Many kinds of science help us solve crimes. Demographers study the remains of genocide camps to figure out what happened and who should be brought to justice. Forensic analysts look at dead bodies and crime scenes to determine causes of death. Neuroscientists study our brains to figure out whether anti-social and violent urges have a biological basis; social scientists study our cultures to determine whether they have a social one (spoilers: it's both). Often, a story about science begins with a crime and ends with a solution to it.
There's a piece of folk wisdom that you hear sometimes among scientists and engineers. Say you're working on putting together an amazing device, and you've spent days or even years building it and packing all its components into a nice chassis, and you're finally ready to turn it on. But when you flip the switch, it explodes. What is your reaction? Do you say, "Wow, cool!"? Or do you say, "Oh, shit!"? If you answered the former, you're a scientist. If you answered the latter, you're an engineer.
The point is that science and engineering are full of explosions. How you react to them is what's really important. That's what sets the plot in motion.
No action movie is complete without what are technically known as Giant Awesome Machines. Same goes for science investigations. You know how geologists study disaster? Often, it's by building massive devices to recreate common catastrophes. They'll build a giant shaking platform, erect a house on it, and then activate the actuators to shake the shit out of it until the house shatters. They erect massive slides and throw tons of wet mud down them to recreate landslides. Yes, there are actually labs that do this. And then there are the explosion labs, where researchers blow up everything from cars to chemical tanks to figure out the best safety measures. That's right. Science is a Michael Bay movie.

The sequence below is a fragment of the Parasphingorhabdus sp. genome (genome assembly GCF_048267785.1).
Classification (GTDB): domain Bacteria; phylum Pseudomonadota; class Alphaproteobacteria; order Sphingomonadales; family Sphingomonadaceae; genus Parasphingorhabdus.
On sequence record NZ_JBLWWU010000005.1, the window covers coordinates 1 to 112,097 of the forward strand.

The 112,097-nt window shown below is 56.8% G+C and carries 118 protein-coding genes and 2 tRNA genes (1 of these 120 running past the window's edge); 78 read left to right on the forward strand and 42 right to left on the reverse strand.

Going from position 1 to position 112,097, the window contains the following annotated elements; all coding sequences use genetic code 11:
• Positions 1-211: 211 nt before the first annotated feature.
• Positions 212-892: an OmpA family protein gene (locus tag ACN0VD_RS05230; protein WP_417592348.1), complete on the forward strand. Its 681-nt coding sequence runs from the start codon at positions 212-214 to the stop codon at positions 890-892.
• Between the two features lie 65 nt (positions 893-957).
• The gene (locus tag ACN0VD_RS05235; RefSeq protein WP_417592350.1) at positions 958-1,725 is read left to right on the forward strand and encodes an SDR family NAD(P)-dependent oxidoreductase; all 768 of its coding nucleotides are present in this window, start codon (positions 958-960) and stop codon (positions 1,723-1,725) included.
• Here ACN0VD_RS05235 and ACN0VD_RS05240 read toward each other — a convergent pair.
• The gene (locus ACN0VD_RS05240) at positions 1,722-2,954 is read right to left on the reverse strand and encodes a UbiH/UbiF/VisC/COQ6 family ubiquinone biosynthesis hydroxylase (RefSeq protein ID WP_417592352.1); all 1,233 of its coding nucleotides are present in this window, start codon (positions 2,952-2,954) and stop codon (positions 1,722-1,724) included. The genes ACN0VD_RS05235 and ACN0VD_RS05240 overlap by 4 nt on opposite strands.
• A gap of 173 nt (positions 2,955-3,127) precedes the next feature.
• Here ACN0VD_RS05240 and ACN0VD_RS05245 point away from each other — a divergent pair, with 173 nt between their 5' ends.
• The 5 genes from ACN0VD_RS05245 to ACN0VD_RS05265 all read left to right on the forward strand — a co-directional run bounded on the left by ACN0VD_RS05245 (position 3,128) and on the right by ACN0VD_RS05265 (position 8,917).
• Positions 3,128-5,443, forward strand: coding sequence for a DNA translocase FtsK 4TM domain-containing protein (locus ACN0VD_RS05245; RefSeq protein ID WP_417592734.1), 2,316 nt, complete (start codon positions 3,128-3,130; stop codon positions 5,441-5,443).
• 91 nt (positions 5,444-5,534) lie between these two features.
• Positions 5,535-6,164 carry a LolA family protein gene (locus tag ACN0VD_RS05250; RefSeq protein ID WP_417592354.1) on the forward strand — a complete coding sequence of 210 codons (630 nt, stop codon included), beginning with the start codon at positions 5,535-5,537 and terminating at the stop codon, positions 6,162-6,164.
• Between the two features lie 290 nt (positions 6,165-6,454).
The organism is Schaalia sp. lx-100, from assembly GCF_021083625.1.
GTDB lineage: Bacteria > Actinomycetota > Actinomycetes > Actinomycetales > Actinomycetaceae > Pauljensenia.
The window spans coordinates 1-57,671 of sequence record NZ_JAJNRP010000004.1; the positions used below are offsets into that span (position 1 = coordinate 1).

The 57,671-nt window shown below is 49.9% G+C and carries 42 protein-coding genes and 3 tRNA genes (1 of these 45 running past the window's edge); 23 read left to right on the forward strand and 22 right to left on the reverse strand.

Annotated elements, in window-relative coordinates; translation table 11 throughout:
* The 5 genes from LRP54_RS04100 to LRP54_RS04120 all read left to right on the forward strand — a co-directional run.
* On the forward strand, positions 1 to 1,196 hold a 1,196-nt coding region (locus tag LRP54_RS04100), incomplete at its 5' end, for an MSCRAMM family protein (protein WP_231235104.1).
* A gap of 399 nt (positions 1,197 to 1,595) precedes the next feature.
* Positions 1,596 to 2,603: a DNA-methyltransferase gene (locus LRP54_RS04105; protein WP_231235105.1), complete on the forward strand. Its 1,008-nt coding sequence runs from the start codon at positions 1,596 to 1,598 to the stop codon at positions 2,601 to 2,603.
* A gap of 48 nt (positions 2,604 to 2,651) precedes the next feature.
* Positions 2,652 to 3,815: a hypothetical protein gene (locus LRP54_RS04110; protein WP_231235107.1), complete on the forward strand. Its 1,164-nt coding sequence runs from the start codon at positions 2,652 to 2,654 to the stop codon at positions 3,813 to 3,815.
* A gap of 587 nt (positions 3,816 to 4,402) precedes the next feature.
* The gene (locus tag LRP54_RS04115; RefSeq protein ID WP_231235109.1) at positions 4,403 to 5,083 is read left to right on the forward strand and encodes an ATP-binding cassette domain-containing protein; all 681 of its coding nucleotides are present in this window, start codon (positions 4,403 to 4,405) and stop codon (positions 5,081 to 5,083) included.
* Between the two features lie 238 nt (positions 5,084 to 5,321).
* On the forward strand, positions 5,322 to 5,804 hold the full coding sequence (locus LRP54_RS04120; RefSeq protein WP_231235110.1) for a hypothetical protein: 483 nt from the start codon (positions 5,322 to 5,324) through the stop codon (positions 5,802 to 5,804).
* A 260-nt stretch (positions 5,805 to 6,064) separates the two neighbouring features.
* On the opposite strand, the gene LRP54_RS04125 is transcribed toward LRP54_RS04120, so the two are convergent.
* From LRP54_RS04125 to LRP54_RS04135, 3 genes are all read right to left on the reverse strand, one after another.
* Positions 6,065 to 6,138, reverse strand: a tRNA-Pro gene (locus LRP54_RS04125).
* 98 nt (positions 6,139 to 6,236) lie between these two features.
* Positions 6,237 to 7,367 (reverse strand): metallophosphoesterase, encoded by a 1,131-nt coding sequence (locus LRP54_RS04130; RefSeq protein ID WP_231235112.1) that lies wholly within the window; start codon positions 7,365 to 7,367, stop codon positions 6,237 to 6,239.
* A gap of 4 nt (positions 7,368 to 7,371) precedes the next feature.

If you go into many genomics labs today, you'll find a big transparent box with a large robot arm inside. Moving at incredible speed, it's depositing samples into tiny compartments on dozens of plates. This used to be the job of a graduate student with a pipette, squeezing out little blobs of sample into dishes, waiting for the cells to grow. Now robots are the greatest lab companions. They do everything from grunt work to high-level analysis. It's just like 2001, or Moon, where characters go on adventures with robot pals. Let's just hope they don't turn evil.
Yesterday, humans landed on a moving comet, with the help of a robot companion named Philae. It was just like an white-knuckle science fiction movie. There were those breathless hours waiting to see whether the robot would win out against all odds. There was the death-defying landing. And now, for the first time, we have landed on a body that is rocketing through space. We've touched a remote, icy new world — with the help of our robot pal. It doesn't get better than that.